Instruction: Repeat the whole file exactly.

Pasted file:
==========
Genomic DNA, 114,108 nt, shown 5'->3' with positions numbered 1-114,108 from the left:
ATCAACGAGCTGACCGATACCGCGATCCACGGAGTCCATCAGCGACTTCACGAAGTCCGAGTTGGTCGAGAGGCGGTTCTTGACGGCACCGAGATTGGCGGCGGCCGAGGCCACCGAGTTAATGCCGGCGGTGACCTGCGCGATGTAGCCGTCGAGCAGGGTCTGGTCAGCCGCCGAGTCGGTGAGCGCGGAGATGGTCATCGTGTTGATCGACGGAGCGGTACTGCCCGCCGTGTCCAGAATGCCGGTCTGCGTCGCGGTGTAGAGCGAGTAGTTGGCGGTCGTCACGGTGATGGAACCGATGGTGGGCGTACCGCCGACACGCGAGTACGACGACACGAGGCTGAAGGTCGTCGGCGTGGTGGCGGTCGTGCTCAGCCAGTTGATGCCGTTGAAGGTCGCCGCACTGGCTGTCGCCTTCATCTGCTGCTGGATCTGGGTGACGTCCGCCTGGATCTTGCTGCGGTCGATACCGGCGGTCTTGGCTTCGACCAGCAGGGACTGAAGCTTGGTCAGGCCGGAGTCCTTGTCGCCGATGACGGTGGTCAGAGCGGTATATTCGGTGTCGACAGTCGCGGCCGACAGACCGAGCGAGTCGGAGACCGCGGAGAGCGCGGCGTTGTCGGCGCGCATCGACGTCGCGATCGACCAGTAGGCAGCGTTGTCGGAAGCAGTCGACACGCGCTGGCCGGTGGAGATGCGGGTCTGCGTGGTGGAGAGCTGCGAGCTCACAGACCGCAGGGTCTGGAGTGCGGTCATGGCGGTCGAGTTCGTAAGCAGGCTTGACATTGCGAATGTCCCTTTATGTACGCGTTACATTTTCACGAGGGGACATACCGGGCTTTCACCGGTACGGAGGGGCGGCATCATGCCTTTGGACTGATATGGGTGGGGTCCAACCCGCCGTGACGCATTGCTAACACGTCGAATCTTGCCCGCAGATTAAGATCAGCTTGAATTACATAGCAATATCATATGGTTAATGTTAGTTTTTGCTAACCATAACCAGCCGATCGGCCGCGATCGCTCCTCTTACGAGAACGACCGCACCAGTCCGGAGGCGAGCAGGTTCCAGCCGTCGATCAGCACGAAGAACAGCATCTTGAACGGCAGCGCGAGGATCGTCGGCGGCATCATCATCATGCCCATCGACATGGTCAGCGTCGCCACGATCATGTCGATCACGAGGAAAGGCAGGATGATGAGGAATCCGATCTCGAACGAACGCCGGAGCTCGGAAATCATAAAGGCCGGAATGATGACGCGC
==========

Genomic DNA, 114,108 nt, shown 5'->3' with positions numbered 1-114,108 from the left:
ATCAACGAGCTGACCGATACCGCGATCCACGGAGTCCATCAGCGACTTCACGAAGTCCGAGTTGGTCGAGAGGCGGTTCTTGACGGCACCGAGATTGGCGGCGGCCGAGGCCACCGAGTTAATGCCGGCGGTGACCTGCGCGATGTAGCCGTCGAGCAGGGTCTGGTCAGCCGCCGAGTCGGTGAGCGCGGAGATGGTCATCGTGTTGATCGACGGAGCGGTACTGCCCGCCGTGTCCAGAATGCCGGTCTGCGTCGCGGTGTAGAGCGAGTAGTTGGCGGTCGTCACGGTGATGGAACCGATGGTGGGCGTACCGCCGACACGCGAGTACGACGACACGAGGCTGAAGGTCGTCGGCGTGGTGGCGGTCGTGCTCAGCCAGTTGATGCCGTTGAAGGTCGCCGCACTGGCTGTCGCCTTCATCTGCTGCTGGATCTGGGTGACGTCCGCCTGGATCTTGCTGCGGTCGATACCGGCGGTCTTGGCTTCGACCAGCAGGGACTGAAGCTTGGTCAGGCCGGAGTCCTTGTCGCCGATGACGGTGGTCAGAGCGGTATATTCGGTGTCGACAGTCGCGGCCGACAGACCGAGCGAGTCGGAGACCGCGGAGAGCGCGGCGTTGTCGGCGCGCATCGACGTCGCGATCGACCAGTAGGCAGCGTTGTCGGAAGCAGTCGACACGCGCTGGCCGGTGGAGATGCGGGTCTGCGTGGTGGAGAGCTGCGAGCTCACAGACCGCAGGGTCTGGAGTGCGGTCATGGCGGTCGAGTTCGTAAGCAGGCTTGACATTGCGAATGTCCCTTTATGTACGCGTTACATTTTCACGAGGGGACATACCGGGCTTTCACCGGTACGGAGGGGCGGCATCATGCCTTTGGACTGATATGGGTGGGGTCCAACCCGCCGTGACGCATTGCTAACACGTCGAATCTTGCCCGCAGATTAAGATCAGCTTGAATTACATAGCAATATCATATGGTTAATGTTAGTTTTTGCTAACCATAACCAGCCGATCGGCCGCGATCGCTCCTCTTACGAGAACGACCGCACCAGTCCGGAGGCGAGCAGGTTCCAGCCGTCGATCAGCACGAAGAACAGCATCTTGAACGGCAGCGCGAGGATCGTCGGCGGCATCATCATCATGCCCATCGACATGGTCAGCGTCGCCACGATCATGTCGATCACGAGGAAAGGCAGGATGATGAGGAATCCGATCTCGAACGAACGCCGGAGCTCGGAAATCATAAAGGCCGGAATGATGACGCGC